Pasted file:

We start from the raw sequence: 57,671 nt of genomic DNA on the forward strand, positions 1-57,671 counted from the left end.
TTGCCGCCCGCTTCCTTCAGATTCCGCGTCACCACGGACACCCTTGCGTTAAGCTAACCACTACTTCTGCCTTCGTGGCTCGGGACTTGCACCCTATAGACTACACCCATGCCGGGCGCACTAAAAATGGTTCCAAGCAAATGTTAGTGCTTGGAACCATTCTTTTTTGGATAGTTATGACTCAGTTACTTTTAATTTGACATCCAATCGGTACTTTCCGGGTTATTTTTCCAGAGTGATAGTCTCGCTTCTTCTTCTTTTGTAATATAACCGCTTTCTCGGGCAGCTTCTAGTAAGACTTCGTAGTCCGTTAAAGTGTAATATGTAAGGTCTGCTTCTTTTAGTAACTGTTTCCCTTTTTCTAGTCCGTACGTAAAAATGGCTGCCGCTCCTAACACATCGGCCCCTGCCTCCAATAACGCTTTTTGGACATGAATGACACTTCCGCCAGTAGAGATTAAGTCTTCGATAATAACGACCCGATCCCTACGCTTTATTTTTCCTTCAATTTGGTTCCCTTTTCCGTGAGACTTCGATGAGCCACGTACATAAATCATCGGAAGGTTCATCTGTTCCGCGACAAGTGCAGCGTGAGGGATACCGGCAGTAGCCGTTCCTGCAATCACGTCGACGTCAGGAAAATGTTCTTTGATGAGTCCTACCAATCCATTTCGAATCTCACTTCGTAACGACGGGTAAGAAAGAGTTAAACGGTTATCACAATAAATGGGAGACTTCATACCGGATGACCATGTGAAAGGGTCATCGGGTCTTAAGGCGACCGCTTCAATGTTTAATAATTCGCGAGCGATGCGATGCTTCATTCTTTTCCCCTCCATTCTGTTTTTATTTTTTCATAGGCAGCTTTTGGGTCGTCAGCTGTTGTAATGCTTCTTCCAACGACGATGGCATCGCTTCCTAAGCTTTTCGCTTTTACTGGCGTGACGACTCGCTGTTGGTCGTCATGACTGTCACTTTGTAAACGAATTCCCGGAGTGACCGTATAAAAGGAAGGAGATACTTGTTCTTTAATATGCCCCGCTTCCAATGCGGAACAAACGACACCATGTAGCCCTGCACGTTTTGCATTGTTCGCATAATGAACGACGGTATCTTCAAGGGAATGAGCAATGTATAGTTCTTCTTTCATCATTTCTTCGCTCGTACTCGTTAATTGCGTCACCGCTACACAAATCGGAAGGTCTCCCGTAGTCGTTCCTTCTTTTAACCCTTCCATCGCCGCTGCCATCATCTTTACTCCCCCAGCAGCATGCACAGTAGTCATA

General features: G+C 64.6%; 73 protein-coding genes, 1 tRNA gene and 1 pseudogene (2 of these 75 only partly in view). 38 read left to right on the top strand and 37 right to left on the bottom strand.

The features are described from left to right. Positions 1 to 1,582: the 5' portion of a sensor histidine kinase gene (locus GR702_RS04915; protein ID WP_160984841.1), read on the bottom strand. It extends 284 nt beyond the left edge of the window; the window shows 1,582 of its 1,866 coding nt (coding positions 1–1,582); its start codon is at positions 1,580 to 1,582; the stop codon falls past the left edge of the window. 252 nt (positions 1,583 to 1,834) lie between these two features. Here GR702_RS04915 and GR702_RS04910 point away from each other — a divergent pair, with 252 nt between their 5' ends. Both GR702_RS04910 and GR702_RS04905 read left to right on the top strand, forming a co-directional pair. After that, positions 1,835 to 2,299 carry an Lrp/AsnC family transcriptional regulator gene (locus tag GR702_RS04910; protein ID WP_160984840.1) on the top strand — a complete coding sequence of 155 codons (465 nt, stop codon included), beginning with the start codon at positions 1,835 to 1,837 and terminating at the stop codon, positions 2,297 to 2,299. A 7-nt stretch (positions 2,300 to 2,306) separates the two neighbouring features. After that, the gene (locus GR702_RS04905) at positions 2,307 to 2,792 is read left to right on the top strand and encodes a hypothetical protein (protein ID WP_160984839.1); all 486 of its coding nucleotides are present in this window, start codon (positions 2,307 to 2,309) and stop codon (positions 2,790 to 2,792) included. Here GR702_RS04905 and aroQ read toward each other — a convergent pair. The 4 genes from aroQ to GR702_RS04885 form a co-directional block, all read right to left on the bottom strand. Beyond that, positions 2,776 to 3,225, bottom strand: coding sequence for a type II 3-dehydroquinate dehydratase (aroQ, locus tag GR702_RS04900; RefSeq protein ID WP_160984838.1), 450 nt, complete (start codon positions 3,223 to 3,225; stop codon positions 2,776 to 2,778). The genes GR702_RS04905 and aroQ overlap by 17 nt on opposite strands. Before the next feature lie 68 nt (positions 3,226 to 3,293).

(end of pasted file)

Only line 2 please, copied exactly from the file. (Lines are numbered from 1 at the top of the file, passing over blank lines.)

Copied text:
TTGCCGCCCGCTTCCTTCAGATTCCGCGTCACCACGGACACCCTTGCGTTAAGCTAACCACTACTTCTGCCTTCGTGGCTCGGGACTTGCACCCTATAGACTACACCCATGCCGGGCGCACTAAAAATGGTTCCAAGCAAATGTTAGTGCTTGGAACCATTCTTTTTTGGATAGTTATGACTCAGTTACTTTTAATTTGACATCCAATCGGTACTTTCCGGGTTATTTTTCCAGAGTGATAGTCTCGCTTCTTCTTCTTTTGTAATATAACCGCTTTCTCGGGCAGCTTCTAGTAAGACTTCGTAGTCCGTTAAAGTGTAATATGTAAGGTCTGCTTCTTTTAGTAACTGTTTCCCTTTTTCTAGTCCGTACGTAAAAATGGCTGCCGCTCCTAACACATCGGCCCCTGCCTCCAATAACGCTTTTTGGACATGAATGACACTTCCGCCAGTAGAGATTAAGTCTTCGATAATAACGACCCGATCCCTACGCTTTATTTTTCCTTCAATTTGGTTCCCTTTTCCGTGAGACTTCGATGAGCCACGTACATAAATCATCGGAAGGTTCATCTGTTCCGCGACAAGTGCAGCGTGAGGGATACCGGCAGTAGCCGTTCCTGCAATCACGTCGACGTCAGGAAAATGTTCTTTGATGAGTCCTACCAATCCATTTCGAATCTCACTTCGTAACGACGGGTAAGAAAGAGTTAAACGGTTATCACAATAAATGGGAGACTTCATACCGGATGACCATGTGAAAGGGTCATCGGGTCTTAAGGCGACCGCTTCAATGTTTAATAATTCGCGAGCGATGCGATGCTTCATTCTTTTCCCCTCCATTCTGTTTTTATTTTTTCATAGGCAGCTTTTGGGTCGTCAGCTGTTGTAATGCTTCTTCCAACGACGATGGCATCGCTTCCTAAGCTTTTCGCTTTTACTGGCGTGACGACTCGCTGTTGGTCGTCATGACTGTCACTTTGTAAACGAATTCCCGGAGTGACCGTATAAAAGGAAGGAGATACTTGTTCTTTAATATGCCCCGCTTCCAATGCGGAACAAACGACACCATGTAGCCCTGCACGTTTTGCATTGTTCGCATAATGAACGACGGTATCTTCAAGGGAATGAGCAATGTATAGTTCTTCTTTCATCATTTCTTCGCTCGTACTCGTTAATTGCGTCACCGCTACACAAATCGGAAGGTCTCCCGTAGTCGTTCCTTCTTTTAACCCTTCCATCGCCGCTGCCATCATCTTTACTCCCCCAGCAGCATGCACAGTAGTCATA